Royals rally for win over Devil Rays

Royals rally for win over Devil Rays

KANSAS CITY -- Uh-oh. Oh, no. Not again. The Royals had seen this all too often this season.

Jorge Cantu, a pinch-hitter in Tampa Bay's ninth inning Saturday night, cracked reliever Mike Wood's first pitch toward the left-field wall.

"I'm thinking they're going to tie it up," Royals interim manager Bob Schaefer said, "and then they might go ahead."

Left fielder Terrence Long went back, back, jumped and he caught the ball and the Royals caught a rare break. Their 6-5 victory over the Devil Rays was preserved.

The Royals finally had broken into double digits with their 10th victory and Wood had the first save of his professional career.

"It was," Wood said, smiling, "an oops save."

Behind 4-3, the Royals shook loose for three runs in the eighth. Devil Rays reliever Jesus Colome gave up a leadoff single to Tony Graffanino and walked Matt Stairs.

"Everybody thinks Emil Brown might be bunting, but he ain't bunting," Schaefer said. "Hitters don't bunt and bunters don't hit. If he goes 0-and-1, he might bunt, but I'm going to win the game right there."

Brown ripped Colome's first pitch into the left-center alley and Graffanino was pedal to the metal with pinch-runner Joe McEwing in his draft. Third-base coach Luis Silverio had the green light glowing.

"You're going until the third-base coach stops you," McEwing said. "I wasn't expecting to be stopped, either."

No hesitation. No relay throw, either, because shortstop Julio Lugo dropped the ball. Brown's double put the Royals up 5-4. He scored later in the inning as Mark Teahen rapped into a force out.

Royals starter Runelvys Hernandez, "The Horse," was able to buck off a personal five-game losing skid. He hadn't won since his first outing of the season.

After falling behind 1-0 on Lugo's first-inning homer, the Royals got him a 3-1 lead in the second against Hideo Nomo. But that vanished in the Devil Rays' three-run sixth when Nick Green delivered an RBI single and Chris Singleton bashed a two-run double.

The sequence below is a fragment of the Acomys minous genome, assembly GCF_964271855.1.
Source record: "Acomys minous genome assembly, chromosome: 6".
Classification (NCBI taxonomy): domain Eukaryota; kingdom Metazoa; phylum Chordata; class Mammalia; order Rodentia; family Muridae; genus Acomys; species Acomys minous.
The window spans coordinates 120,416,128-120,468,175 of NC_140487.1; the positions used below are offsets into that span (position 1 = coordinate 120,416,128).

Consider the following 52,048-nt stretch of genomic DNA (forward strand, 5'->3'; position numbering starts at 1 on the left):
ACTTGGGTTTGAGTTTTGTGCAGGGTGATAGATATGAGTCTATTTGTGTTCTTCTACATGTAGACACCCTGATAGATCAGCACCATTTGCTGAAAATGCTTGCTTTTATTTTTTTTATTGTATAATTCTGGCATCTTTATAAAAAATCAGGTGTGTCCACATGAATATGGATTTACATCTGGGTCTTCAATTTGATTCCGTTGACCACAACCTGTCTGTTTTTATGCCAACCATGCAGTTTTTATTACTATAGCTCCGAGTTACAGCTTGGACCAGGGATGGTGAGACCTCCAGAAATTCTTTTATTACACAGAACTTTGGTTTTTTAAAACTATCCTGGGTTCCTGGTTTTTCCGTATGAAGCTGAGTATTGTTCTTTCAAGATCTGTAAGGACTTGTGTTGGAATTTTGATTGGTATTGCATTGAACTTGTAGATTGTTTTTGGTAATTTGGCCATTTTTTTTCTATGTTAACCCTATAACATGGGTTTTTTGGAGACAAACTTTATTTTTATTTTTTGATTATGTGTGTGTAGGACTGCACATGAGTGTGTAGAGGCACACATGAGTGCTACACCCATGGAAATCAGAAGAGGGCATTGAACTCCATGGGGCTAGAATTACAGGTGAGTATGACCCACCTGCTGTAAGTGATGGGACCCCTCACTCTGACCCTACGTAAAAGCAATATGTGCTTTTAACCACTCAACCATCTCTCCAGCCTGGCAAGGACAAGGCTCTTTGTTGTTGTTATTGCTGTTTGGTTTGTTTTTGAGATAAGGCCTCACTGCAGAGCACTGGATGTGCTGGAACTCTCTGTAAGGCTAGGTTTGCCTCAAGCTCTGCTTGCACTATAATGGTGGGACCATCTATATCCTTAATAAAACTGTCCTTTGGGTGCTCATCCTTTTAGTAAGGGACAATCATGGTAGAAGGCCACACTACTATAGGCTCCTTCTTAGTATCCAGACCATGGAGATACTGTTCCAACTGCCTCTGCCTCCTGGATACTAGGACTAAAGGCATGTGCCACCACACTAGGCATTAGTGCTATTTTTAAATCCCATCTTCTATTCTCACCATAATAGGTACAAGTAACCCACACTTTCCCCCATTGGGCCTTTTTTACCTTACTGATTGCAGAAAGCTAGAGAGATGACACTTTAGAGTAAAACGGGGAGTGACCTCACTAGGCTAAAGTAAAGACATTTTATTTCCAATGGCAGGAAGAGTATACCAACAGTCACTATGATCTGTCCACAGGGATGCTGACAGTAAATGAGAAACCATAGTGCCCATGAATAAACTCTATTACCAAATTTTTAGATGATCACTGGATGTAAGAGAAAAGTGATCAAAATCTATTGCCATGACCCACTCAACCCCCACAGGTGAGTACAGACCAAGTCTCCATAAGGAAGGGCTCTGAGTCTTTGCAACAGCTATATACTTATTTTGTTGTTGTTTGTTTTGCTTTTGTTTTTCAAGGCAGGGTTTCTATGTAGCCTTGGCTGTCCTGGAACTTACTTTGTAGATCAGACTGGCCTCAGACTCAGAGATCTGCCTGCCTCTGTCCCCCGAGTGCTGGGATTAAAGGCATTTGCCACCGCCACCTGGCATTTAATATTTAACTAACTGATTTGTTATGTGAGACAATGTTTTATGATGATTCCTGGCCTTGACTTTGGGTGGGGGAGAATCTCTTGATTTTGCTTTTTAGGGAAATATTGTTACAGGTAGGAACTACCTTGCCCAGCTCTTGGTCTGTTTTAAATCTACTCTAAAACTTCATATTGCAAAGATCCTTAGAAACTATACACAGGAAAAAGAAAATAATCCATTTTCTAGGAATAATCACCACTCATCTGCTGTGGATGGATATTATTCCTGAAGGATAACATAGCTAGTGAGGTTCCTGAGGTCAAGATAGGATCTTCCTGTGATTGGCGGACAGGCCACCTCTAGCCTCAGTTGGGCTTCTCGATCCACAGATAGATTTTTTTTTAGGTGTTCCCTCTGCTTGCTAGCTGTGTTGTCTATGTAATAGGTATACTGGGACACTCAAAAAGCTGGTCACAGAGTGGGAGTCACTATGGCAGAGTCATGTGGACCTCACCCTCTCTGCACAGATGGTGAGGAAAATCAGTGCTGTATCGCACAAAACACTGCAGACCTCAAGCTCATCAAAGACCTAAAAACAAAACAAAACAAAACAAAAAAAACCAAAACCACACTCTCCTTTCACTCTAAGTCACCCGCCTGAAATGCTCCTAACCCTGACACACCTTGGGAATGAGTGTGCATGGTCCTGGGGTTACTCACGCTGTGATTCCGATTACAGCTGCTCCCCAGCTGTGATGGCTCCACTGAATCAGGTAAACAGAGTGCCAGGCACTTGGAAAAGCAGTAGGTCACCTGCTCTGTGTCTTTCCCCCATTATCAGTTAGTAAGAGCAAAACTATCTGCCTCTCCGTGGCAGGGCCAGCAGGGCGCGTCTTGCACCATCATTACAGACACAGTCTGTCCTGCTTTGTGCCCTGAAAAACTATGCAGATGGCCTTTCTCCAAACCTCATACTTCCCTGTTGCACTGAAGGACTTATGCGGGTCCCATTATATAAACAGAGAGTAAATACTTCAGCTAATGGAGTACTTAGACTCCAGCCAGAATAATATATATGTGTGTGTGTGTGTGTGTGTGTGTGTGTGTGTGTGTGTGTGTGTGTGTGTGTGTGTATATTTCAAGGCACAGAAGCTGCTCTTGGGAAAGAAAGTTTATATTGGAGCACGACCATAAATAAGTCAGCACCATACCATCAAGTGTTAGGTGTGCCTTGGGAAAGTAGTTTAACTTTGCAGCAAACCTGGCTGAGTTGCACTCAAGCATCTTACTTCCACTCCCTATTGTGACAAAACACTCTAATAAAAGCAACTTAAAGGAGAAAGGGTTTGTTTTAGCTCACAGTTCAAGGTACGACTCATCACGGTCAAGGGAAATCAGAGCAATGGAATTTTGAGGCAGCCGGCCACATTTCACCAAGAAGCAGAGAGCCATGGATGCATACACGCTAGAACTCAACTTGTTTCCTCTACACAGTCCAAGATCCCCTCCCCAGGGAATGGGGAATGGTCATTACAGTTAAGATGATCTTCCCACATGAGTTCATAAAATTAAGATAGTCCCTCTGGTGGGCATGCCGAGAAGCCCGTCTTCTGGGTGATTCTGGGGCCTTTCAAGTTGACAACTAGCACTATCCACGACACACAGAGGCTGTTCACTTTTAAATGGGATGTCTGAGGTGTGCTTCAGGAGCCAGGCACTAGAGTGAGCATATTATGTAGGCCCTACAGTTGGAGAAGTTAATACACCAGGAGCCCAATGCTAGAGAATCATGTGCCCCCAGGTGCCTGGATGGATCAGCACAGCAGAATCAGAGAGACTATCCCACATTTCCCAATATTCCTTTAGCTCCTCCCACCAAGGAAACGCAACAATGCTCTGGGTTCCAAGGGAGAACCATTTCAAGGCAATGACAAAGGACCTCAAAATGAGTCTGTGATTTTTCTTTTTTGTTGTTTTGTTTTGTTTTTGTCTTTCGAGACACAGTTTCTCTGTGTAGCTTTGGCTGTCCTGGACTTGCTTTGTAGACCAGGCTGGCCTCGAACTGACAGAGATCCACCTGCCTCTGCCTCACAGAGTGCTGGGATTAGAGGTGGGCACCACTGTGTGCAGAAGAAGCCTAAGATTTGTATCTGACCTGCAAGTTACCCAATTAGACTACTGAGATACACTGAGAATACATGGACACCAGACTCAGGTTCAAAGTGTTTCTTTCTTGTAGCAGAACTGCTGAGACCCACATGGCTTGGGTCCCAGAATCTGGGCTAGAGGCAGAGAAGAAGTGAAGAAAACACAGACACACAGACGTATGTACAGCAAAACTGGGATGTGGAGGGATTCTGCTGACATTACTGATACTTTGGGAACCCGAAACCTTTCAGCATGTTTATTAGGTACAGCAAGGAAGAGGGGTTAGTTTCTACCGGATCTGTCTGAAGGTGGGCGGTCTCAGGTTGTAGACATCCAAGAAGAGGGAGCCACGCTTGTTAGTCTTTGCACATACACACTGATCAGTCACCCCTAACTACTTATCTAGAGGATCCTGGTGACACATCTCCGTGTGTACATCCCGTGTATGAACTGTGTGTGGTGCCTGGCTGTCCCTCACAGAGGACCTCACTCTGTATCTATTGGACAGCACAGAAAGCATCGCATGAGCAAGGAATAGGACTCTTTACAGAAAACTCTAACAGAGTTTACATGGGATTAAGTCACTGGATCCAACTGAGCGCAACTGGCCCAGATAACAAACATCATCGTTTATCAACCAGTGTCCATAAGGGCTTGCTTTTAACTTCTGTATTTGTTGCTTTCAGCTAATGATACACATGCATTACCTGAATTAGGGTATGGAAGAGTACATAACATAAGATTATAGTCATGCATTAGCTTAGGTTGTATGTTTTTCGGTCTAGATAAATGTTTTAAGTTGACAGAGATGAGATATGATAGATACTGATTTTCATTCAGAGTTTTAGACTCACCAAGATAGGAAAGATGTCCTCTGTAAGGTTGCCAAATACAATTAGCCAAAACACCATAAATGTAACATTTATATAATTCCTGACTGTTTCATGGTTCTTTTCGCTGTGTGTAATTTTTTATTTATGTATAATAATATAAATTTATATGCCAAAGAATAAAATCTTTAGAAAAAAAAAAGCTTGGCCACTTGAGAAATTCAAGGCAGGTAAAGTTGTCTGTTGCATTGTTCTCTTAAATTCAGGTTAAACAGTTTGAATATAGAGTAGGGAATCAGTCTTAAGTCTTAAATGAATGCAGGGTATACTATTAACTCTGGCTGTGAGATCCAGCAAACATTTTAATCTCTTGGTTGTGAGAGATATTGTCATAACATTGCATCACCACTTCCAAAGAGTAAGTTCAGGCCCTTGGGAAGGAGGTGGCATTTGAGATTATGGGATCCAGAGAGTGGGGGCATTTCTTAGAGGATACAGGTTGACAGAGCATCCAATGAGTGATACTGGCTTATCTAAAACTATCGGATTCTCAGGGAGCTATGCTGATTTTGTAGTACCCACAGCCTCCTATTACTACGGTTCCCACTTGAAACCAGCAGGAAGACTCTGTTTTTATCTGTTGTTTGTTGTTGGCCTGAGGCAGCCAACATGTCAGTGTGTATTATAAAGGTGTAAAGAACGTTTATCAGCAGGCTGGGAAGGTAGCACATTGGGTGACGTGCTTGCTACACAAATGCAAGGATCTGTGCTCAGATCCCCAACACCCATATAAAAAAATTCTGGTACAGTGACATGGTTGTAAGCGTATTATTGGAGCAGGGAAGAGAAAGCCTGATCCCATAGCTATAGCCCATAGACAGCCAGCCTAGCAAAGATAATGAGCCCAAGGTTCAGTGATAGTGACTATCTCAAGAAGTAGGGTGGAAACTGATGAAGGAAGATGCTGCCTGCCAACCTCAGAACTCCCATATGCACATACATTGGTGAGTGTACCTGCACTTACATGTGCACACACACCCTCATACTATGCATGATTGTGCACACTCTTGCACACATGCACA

"It was a great pitch, it was a sinker away," Hernandez said of the Singleton hit. "I take my hat off -- I say congratulations. It was great location, but he hit it."

Once the Brown-fueled eighth put the Royals ahead by two, Hernandez's evening was over.

"He wanted to finish it, but he was coming out in the ninth, no matter what. But he's a horse, a great competitor, and he kept us right there," Schaefer said.

Rookie left-hander Andrew Sisco was summoned to close the deal.

Green led off with a single, but Sisco got a foul pop and a strikeout. Green was ceded second base and scored on Alex Gonzalez's single. That's when Schaefer switched to Wood.

He threw one pitch, a fastball, and it jumped off Cantu's bat.

"I knew I made a mistake," Wood said. "It was supposed to be on the corner and it got in the middle of the plate."

Long retreated.

"I was going back and, once I felt the track, I thought, 'OK, that wall's coming up real soon,' " Long said. "So once I hit that track with my second step, I just jumped."

Catch made. Game over.

"It was definitely a low-pitch outing," Wood said.

This was the 14th one-run decision for the Royals and only the fourth they have won.

"We've lost a bunch of tough games, and we just get hammered from everywhere, from the TV to the paper or whatever you look at it," Brown said.

"Man, you know what, let's have a stretch where we get the breaks the other teams have been getting against us."

Well, there's one.

Dick Kaegel is a reporter for This story was not subject to the approval of Major League Baseball or its clubs.